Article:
For 3 years I DJ'd-- not at clubs-- at a real live radio station. Had my FCC license, learned to cue songs and splice tracks, and weave from 1 song to another like party DJs, but my gig was different. I was in a soundproof both in a radio station, headphones blocking all outside sound, and unless a couple of friends joined me, I was alone and free to spin my songs and words into a world that couldn't see me ... and that I couldn't see.
I had a couple of shows but my favorite was the late night one that started at 11:30 at night and went into the wee hours. Often the engineer and I were the only ones left in the studio. I named my show, "BARE WIRES," after a John Mayall blues tune: "These are bare wires of my life ..." My theme song was Van Morrison's "CARAVAN": "Turn it up, turn up the radio ... a little bit louder, a little bit louder."
From the beginning I wove a narrative-- a soundtrack to the movie playing in my mind. It took me a while to realize I was creating a world and a story as well as a persona: a woman speaking in the dark. As I spoke into the mic, I imagined my listeners ... driving, partying, lying in bed ... as I'm sure they imagined me. The freedom was dizzying. The responsibility, too. I couldn't allow an alien song or word trespass and ruin the mood.
Talking in the dark to people you don't see -- connecting to strangers with your voice and the songs you've chosen to play-- made me pretty fearless, the way you have to be when writing the first draft of a story or novel. Mine emerges as my hand steers a black pen across the white pages of a notebook. I hug the secret to myself for as long as I can before releasing the words to fly like blackbirds -- like lifting my finger from the vinyl record and letting the song spin from me to you.
Once Upon A Time
Saturday, August 3, 2013
In DARKTOWN BLUES-- the novel I just completed & am now revising-- I had to teach myself (with the help of wonderful mentors) how to navigate my way through a darkroom as well as through a jazz improvisation, how to run a restaurant & sue City Hall, and how to deal with a drive-by shooting & make a love spell.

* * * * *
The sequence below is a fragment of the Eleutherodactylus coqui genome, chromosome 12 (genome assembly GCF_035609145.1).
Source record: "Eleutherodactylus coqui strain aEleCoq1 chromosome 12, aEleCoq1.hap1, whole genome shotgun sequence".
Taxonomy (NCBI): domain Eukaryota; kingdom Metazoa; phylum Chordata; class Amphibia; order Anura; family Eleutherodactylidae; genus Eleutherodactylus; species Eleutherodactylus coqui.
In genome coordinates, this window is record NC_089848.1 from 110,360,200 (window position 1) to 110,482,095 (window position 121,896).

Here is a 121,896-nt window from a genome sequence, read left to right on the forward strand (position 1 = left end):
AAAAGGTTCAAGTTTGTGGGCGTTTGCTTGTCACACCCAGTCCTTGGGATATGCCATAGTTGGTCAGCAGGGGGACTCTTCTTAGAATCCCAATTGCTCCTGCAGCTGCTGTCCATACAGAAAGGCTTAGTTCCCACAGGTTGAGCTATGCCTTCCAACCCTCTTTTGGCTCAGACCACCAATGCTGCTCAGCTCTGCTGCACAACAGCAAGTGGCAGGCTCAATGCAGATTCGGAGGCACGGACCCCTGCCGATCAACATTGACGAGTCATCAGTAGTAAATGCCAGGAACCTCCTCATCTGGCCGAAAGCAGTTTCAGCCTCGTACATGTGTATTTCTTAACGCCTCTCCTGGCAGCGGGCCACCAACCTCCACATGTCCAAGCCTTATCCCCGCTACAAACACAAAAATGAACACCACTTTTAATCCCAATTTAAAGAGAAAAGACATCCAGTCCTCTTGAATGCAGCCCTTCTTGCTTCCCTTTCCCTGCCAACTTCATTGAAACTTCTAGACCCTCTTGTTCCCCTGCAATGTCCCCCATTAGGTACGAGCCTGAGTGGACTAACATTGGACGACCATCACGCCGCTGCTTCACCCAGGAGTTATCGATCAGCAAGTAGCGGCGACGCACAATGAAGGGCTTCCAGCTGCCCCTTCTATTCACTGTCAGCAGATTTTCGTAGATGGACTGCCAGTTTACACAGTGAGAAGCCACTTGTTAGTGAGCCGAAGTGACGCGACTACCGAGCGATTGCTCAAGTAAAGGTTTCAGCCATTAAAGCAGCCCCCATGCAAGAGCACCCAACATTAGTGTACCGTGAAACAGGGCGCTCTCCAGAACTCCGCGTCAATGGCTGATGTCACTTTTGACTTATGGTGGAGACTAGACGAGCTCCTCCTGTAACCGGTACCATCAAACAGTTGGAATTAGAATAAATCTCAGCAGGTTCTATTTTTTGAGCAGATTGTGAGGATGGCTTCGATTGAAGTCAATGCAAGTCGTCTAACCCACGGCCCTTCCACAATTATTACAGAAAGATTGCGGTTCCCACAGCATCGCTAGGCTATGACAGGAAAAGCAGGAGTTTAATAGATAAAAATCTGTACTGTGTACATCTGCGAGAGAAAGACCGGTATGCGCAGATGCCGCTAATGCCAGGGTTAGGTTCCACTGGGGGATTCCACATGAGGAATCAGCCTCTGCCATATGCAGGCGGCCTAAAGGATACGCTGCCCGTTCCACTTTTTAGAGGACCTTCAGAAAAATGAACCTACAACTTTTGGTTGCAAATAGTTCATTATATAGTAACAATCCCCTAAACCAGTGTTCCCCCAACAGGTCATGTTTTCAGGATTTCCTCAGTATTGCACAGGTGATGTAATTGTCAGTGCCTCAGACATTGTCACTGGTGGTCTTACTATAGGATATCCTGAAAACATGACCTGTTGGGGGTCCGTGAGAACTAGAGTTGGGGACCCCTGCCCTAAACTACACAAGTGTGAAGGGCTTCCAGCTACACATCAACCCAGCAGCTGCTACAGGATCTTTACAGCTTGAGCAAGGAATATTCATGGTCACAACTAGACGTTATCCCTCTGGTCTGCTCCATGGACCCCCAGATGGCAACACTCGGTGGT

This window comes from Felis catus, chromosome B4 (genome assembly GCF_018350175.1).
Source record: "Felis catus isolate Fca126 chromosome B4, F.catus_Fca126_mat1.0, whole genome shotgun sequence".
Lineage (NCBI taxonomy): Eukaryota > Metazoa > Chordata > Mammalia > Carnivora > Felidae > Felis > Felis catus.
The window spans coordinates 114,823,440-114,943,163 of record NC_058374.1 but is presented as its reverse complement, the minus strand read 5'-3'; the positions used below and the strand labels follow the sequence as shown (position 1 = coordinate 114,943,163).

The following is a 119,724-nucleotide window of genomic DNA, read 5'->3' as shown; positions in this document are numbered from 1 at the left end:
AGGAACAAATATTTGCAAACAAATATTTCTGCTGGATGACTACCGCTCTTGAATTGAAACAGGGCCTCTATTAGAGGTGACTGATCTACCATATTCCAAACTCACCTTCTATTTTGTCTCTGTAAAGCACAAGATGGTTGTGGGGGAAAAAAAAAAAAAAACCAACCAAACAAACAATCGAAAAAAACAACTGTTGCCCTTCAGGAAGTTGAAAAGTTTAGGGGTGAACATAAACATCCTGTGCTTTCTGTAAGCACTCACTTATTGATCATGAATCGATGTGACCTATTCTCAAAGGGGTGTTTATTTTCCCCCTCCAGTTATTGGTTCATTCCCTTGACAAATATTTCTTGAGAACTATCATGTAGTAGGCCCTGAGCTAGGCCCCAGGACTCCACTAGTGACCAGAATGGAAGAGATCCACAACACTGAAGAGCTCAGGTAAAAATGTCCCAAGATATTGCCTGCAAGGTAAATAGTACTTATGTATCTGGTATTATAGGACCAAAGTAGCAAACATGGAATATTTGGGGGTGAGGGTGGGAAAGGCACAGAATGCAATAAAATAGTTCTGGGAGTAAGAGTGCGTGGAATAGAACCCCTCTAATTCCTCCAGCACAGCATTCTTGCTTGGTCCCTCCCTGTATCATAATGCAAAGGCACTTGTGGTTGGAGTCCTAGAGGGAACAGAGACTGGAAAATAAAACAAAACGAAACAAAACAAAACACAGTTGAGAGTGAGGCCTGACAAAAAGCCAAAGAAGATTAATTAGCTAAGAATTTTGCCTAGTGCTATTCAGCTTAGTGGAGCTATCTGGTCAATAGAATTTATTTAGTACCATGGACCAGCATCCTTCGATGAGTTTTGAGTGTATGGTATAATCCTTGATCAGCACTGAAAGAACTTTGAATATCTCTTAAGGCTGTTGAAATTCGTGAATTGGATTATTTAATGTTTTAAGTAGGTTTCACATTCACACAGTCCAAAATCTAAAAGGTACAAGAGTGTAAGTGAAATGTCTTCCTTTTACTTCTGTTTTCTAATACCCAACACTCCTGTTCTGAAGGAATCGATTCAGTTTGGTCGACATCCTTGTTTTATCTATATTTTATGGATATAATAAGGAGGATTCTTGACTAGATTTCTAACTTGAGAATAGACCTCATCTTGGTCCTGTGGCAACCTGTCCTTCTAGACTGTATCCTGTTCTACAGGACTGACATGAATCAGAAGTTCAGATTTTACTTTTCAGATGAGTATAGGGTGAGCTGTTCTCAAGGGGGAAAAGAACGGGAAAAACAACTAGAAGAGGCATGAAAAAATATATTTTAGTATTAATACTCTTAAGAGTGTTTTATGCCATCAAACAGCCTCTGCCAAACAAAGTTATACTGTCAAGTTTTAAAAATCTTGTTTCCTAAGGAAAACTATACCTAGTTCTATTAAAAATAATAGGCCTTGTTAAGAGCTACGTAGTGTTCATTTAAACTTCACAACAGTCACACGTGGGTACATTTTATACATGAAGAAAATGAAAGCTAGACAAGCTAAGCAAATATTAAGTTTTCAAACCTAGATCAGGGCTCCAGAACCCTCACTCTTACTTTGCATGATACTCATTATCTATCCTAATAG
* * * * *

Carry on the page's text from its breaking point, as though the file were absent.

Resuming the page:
Wonderful science fiction writer, Connie Willis, says, "I think that under the book you’ve written, you’re teaching yourself. You are your best reader. You are the one who really needs to read this book. Because you are trying to figure out things that you haven’t been able to figure out."
I can't explain why I probed my way through old blues recordings, searching for a clue to a mystery that had no guideposts, suspects, or solution. YET. But like a detective, I knew the instant I found it: an old song called "Darktown Strutters Ball," recorded by Fats Domino, among others. I didn't know where it was going or why it meant anything to me, but I filed it away with clues that were slowly gathering. And then one evening I went to a crazy little restaurant that served Russian food yet had a belly dancer, a forlorn woman in her seventies, who tried to wiggle to a mournful Russian dirge. When my husband & I left the restaurant, & I saw the belly dancer outside, cigarette in the corner of her mouth, waiting for the bus, I grabbed my husband's arm. Tingling with excitement, I mumbled something incoherent about clues, Russian belly dancers, & a strutters ball.
"Good," he said with a smile. He's been with me long enough to know what was happening.
I don't know how long it took between those first clues & the later ones, when the pieces of the puzzle began to come together in an unwieldy mass that would become a novel. It's a miracle & a mystery, & I've given up trying to solve it. Especially because during the revision process I realize I'm still in the process of finding clues to the mystery of why I wrote this book, & not another.
By the way, neither "Darktown Strutters Ball" nor Russian belly dancers appear in the novel, but ... wait a minute, there is a 61 year-old belly dancer, though she isn't Russian, & a song that might be called, "Darktown Blues."
All I can do is follow the "sparks" & clues wherever they lead. I sense new ones on the horizon, beckoning me toward the next book. If I told you how weird & random they are, you'd think I was ... well, you know. But I promise you there's something connecting them. I just haven't discovered it yet.